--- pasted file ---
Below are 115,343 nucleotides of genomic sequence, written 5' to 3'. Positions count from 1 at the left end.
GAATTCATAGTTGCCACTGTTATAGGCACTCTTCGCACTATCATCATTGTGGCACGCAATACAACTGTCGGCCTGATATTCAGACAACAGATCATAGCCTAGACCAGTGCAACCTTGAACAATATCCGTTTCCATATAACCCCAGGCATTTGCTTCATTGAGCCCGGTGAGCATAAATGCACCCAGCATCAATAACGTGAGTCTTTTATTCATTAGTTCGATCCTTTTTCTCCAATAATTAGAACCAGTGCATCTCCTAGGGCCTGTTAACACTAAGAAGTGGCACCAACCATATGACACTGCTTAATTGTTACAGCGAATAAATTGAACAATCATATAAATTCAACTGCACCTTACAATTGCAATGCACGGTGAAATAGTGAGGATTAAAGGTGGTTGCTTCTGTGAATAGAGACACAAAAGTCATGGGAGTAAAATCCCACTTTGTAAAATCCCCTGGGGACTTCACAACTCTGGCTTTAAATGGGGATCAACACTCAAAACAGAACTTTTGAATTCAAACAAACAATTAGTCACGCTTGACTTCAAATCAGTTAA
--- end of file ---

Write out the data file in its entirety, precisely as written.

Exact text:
Below are 115,343 nucleotides of genomic sequence, written 5' to 3'. Positions count from 1 at the left end.
GAATTCATAGTTGCCACTGTTATAGGCACTCTTCGCACTATCATCATTGTGGCACGCAATACAACTGTCGGCCTGATATTCAGACAACAGATCATAGCCTAGACCAGTGCAACCTTGAACAATATCCGTTTCCATATAACCCCAGGCATTTGCTTCATTGAGCCCGGTGAGCATAAATGCACCCAGCATCAATAACGTGAGTCTTTTATTCATTAGTTCGATCCTTTTTCTCCAATAATTAGAACCAGTGCATCTCCTAGGGCCTGTTAACACTAAGAAGTGGCACCAACCATATGACACTGCTTAATTGTTACAGCGAATAAATTGAACAATCATATAAATTCAACTGCACCTTACAATTGCAATGCACGGTGAAATAGTGAGGATTAAAGGTGGTTGCTTCTGTGAATAGAGACACAAAAGTCATGGGAGTAAAATCCCACTTTGTAAAATCCCCTGGGGACTTCACAACTCTGGCTTTAAATGGGGATCAACACTCAAAACAGAACTTTTGAATTCAAACAAACAATTAGTCACGCTTGACTTCAAATCAGTTAA